• Will your spray jacket keep you dry and protected from wind?
    • ill your spray deck shed wave wash?
  5. ·Is your boat in good order?
    • Have you checked for leaks lately?
    • Is your floatation adequate?
    • Is your rudder system maintained and working reliably?
  6. Are you in good order?
    • Have you eaten adequately to support the distance and to stay warm?
    • Are you carrying enough of the “energy” liquid and food you have been training on, to sustain you for extended periods of effort in adverse conditions?


Hyponatraemia, is a condition where the level of sodium in the bloodstream drops to a critical levels which cab cause fluid to build up in the brain and lungs as can affect muscle functions.

The symptoms can be confusion, coughing and muscle cramping. It is a recognised medical condition in marathon athletes who have been exercising for over 3 hours.

The recommended was to try and avoid the condition is too drink an electrolyte drink such as Gatorade as well as water during the event and to be careful not to drink too much caffeine such as Coke or tea as they can flush the sodium from the blood in the urine. Carrying a small an mount of V8 Vegetable juice with you in the boat as well as water and Gatorade can also be of value.

Japanese encephalitis – including symptoms, treatment and prevention

Japanese encephalitis is a rare but serious disease caused by the Japanese encephalitis virus.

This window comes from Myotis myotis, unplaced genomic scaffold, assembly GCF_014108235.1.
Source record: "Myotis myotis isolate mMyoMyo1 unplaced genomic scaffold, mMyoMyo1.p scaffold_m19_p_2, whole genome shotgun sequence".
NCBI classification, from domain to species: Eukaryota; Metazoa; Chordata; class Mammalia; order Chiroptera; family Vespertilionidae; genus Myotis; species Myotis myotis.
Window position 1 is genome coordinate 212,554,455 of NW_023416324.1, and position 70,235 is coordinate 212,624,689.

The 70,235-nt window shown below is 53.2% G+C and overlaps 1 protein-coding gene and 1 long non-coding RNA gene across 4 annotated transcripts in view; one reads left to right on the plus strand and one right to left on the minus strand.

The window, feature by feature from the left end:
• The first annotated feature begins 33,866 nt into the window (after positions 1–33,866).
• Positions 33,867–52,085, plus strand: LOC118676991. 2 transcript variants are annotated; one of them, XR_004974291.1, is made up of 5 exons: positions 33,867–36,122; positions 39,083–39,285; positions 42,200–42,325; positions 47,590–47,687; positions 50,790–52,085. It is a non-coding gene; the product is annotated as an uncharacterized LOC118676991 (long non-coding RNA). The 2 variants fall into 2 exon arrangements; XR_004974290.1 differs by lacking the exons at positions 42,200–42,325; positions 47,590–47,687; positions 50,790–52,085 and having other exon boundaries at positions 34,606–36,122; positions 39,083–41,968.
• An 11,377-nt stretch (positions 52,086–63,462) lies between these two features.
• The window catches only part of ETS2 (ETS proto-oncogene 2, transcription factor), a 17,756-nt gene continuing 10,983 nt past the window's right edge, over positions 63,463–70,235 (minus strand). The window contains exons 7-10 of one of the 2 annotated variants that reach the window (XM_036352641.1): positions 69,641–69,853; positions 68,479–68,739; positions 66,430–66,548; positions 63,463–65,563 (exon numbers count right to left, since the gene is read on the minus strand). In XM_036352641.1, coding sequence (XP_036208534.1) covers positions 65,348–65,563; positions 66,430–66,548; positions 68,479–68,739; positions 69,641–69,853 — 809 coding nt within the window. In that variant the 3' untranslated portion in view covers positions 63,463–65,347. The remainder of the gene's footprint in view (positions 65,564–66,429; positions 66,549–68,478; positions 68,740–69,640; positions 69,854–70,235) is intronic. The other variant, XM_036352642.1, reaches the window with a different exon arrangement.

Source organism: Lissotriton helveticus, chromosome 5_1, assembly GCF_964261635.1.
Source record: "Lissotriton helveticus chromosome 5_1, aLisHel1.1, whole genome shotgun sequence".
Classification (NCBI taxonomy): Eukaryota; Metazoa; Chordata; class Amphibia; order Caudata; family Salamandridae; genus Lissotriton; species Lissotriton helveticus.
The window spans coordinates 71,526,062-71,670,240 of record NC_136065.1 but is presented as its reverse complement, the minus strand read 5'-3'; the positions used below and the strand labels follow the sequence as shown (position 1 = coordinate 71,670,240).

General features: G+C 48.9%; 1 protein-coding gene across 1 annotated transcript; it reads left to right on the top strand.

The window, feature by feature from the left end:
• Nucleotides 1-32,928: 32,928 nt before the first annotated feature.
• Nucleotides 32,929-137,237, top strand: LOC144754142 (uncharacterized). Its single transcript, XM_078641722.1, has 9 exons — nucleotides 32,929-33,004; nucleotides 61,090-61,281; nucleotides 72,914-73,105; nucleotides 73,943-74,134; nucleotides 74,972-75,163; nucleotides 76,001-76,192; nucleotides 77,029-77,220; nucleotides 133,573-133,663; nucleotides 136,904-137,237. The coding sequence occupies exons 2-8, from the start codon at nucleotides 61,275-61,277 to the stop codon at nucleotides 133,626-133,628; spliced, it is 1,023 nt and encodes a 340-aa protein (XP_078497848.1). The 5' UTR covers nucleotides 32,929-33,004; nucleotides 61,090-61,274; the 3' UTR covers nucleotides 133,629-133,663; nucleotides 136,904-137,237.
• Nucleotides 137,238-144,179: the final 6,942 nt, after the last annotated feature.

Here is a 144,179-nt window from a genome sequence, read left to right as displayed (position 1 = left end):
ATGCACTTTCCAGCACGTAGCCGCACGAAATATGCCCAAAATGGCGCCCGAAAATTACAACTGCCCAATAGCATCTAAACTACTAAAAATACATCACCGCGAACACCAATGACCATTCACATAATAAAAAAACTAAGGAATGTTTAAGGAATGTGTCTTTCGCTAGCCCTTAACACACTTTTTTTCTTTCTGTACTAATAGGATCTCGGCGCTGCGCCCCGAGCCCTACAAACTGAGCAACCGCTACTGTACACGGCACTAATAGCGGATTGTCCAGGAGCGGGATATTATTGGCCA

It is spread to humans by infected mosquitoes.

Japanese encephalitis virus (JEV) has been detected in South Australia, including ten cases in people in SA. to December 2023, with two deaths also reported Japanese encephalitis was not known to occur in southern Australia

Japanese encephalitis has been detected in mosquitoes and animals in the following local government areas, such as Loxton Waikerie

Prevention of Japanese encephalitis virus

“People should reduce their exposure to mosquitoes by covering up with light-coloured, long sleeved, loose-fitting clothing, regularly applying insect repellent to all exposed areas of skin, eliminating water that mosquitoes breed in around your home, and ensuring accommodation is suitably fitted with mosquito screens over doors and windows,” SA Health said in a statement.